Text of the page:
New face mask rules: Where are coverings mandatory?

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face masks new rules where wear face coverings shops public transport uk england 2021
face masks new rules where wear face coverings shops public transport uk england 2021

Mandatory mask-wearing will return to shops and public transport in England this week, as the Government takes action to try to tackle the omicron coronavirus variant that has arrived in the UK.

The rules surrounding face masks were relaxed in England in July. The change was announced by Boris Johnson at a Downing Street press conference on Saturday, Nov 27, after omicron cases were confirmed in Nottinghamshire and Brentwood, Essex.

Sajid Javid, the Health Secretary, gave more detail on Sunday, Nov 28, when he said the masks rule would apply from 4am on Tuesday and would bring England closer into line with Scotland, Wales and Northern Ireland.

Fines of £200 will be handed out to people in England who fail to wear masks on public transport and in shops. The fines will double with every offence, rising to £400 for a second infraction and £800 for a third, up to a maximum of £6,400.

Do we still have to wear masks in pubs and restaurants?

The Prime Minister said on Nov 27 that hospitality would be exempt from the rule change, and further details would be outlined by the Health Secretary "in the course of the next day or so".

Who is exempt from wearing a face mask?

The official government web page for masks had not been updated by Nov 27 to take account of the latest change, but it still states the following groups are exempt from wearing a mask:

  • children under the age of 11 (Public Health England does not recommend face coverings for children under the age of three, for health and safety reasons)

  • people who cannot put on, wear or remove a face covering because of a physical or mental illness or impairment, or disability

  • where the putting on, wearing or removing a face covering will cause severe distress

  • instances where people are speaking to or providing assistance to someone who relies on lip reading, clear sound or facial expressions to communicate

  • to avoid harm or injury, or the risk of harm or injury, to yourself or others

  • police officers and other emergency workers – this may interfere with their ability to serve the public

What's the reaction to the decision?

Mick Lynch, the general secretary of the Rail, Maritime and Transport union, said: "We support the wearing of masks but there are major issues about enforcement and it is our members left in the front line with angry passengers who refuse to comply. The Government must make the resources available to police this reintroduction of masks."

Bobby Morton, the Unite national officer for passenger transport, said: "It is not sufficient to announce that face masks will once again become compulsory, this policy has got to be fully enforced in order to protect public health.

"The Government's previous inconsistent messaging on face mask wearing is almost certainly going to result in a high degree of non-compliance.

"Unite's advice to bus drivers is clear: it is not their role to enforce mask wearing, their responsibility is to safely drive and operate the bus. The job of enforcing mask wearing is that of the bus operator and the police.

"Unite has consistently warned that the requirement to wear face masks should never have been removed while rates of Covid-19 remained high. It is only the arrival of the new variant which has forced the Government to act."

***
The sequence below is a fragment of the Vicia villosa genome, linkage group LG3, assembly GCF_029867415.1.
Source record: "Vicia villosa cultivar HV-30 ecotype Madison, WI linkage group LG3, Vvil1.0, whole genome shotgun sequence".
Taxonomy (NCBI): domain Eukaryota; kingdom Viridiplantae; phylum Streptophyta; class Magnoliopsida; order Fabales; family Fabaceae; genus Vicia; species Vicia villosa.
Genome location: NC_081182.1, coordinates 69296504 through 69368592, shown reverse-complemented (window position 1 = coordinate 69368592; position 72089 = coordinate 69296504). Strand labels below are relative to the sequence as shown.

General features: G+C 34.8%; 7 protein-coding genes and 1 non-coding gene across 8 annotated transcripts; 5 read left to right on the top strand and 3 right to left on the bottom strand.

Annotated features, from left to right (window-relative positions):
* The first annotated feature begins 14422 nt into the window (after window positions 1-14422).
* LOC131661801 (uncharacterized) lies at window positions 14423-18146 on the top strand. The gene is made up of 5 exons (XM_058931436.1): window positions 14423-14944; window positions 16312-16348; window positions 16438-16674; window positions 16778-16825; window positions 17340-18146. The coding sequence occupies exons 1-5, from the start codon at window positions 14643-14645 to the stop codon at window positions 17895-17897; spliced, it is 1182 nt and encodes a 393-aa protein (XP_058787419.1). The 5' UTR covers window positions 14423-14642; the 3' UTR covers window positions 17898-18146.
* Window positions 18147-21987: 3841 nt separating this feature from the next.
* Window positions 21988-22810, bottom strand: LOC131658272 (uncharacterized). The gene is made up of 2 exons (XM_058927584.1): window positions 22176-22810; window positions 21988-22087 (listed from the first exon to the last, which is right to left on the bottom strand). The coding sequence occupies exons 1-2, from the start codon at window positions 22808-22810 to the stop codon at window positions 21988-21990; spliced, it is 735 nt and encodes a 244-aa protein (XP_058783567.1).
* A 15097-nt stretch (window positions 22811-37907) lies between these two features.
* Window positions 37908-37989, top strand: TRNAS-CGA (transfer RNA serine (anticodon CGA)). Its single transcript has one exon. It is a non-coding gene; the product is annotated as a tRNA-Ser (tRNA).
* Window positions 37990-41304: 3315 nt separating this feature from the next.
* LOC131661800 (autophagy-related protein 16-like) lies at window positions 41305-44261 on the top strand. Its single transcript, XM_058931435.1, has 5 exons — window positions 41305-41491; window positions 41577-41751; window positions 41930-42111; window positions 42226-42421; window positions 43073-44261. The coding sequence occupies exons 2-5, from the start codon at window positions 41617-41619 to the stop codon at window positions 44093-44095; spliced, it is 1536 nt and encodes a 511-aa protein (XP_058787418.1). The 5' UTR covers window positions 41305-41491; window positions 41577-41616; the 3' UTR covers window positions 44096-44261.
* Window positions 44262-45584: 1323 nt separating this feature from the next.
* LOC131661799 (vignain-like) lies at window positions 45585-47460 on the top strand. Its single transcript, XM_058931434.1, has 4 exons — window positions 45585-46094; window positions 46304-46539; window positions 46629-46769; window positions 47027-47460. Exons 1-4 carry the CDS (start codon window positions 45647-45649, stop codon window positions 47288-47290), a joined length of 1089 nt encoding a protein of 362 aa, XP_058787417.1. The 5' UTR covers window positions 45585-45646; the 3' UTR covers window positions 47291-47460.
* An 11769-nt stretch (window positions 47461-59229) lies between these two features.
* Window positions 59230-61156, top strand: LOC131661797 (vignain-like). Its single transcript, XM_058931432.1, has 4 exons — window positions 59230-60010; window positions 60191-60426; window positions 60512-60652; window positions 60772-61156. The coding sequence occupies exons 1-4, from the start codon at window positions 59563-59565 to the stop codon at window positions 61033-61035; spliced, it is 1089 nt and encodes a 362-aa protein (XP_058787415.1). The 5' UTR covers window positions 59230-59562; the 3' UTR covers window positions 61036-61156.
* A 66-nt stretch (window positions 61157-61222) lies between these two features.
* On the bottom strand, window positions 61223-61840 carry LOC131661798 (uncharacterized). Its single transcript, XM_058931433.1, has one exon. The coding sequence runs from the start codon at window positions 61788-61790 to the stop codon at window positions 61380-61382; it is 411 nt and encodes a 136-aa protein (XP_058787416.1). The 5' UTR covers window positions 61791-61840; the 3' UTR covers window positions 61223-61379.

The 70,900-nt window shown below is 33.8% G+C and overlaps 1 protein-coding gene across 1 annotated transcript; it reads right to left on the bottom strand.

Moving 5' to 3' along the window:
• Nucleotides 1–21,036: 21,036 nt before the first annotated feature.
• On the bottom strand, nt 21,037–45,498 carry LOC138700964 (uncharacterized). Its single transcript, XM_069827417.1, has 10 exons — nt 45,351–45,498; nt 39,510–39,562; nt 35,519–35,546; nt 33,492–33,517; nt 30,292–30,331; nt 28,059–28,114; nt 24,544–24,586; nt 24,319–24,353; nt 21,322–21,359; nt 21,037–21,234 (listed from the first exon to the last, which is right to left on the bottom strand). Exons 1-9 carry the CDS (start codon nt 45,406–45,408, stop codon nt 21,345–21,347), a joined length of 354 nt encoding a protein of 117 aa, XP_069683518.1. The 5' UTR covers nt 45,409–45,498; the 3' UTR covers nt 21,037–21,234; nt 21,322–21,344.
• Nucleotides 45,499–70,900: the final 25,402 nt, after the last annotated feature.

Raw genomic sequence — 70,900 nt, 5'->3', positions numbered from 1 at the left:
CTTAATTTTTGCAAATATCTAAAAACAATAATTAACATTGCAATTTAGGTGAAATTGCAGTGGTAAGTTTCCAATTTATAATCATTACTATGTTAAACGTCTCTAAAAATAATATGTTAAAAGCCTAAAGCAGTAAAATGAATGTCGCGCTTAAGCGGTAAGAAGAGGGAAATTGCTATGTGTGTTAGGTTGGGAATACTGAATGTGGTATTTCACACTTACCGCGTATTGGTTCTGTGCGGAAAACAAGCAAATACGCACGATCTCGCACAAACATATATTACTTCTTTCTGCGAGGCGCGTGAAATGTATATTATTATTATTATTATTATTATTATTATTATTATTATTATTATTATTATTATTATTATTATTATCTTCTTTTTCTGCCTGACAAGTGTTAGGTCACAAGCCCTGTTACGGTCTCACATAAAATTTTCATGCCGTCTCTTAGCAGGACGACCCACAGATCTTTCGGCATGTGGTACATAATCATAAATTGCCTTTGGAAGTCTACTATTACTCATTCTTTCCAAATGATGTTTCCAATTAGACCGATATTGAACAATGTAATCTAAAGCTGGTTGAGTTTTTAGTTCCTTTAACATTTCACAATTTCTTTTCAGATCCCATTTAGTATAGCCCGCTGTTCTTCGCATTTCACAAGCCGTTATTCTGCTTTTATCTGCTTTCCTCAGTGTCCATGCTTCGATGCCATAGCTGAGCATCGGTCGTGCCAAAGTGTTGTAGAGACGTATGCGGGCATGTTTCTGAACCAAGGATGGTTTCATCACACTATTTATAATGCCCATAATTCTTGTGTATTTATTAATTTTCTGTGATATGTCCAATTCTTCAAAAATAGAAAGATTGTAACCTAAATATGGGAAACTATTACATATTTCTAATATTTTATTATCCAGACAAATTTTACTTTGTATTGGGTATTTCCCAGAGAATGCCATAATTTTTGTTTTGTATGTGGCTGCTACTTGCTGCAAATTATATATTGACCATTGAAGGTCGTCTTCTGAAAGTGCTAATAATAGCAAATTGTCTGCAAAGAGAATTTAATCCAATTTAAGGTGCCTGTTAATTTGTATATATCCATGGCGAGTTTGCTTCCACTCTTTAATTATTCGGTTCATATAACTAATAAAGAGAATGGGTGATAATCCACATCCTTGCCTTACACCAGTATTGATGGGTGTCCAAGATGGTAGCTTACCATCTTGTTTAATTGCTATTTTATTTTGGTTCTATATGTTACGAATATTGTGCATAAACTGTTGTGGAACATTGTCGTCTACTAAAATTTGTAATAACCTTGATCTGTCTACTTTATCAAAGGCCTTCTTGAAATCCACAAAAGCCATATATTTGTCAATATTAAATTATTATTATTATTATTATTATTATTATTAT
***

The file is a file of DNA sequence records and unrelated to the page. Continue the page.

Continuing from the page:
James Lowman, the chief executive of the Association of Convenience Stores, said: "We are helping retailers to prepare for the change in face covering rules, but they are extremely concerned about abuse against their staff from customers who don't want to wear a face covering in a shop.

"We will continue to urge stores to communicate the rules, but not to challenge those who refuse to abide by the rules."

What other Covid rules have changed?

Passengers arriving to the UK have been told that from Tuesday, Nov 30, they will have to take a PCR test for Covid-19, with the expectation they will have to self-isolate until they test negative.

All contacts of a suspected case of omicron will have to isolate for 10 days, regardless of their vaccination status.

To further slow the arrival of cases, ministers said Malawi, Mozambique, Zambia and Angola would face travel restrictions from Nov 28, when they will join South Africa and five other neighbouring nations on UK red lists.

Will more restrictions be brought in?

Speaking on Nov 28, Mr Javid said it was "nowhere near" the time to reintroduce social distancing rules and work-from-home guidance, and was hopeful the mask mandate would be removed "within weeks".

He said it "would be irresponsible to make guarantees" during the ever-changing pandemic, but told Sky's Trevor Phillips on Sunday: "I think people should continue with their plans as normal for Christmas, I think it's going to be a great Christmas."

When will the decision be reviewed?

Mr Johnson said the measures would be reviewed in three weeks - just days before Christmas - as he warned omicron appears to spread "very rapidly", can transmit between the double-vaccinated, and may partially reduce the protection offered by existing vaccines.

The UK, Germany and Italy all confirmed the presence of Omicron on Nov 27, a day after the variant - which was first detected in South Africa - was reported to be in Belgium.

Australia, Botswana, Denmark, Hong Kong, Israel, the Netherlands, France and Canada have all also reported cases.

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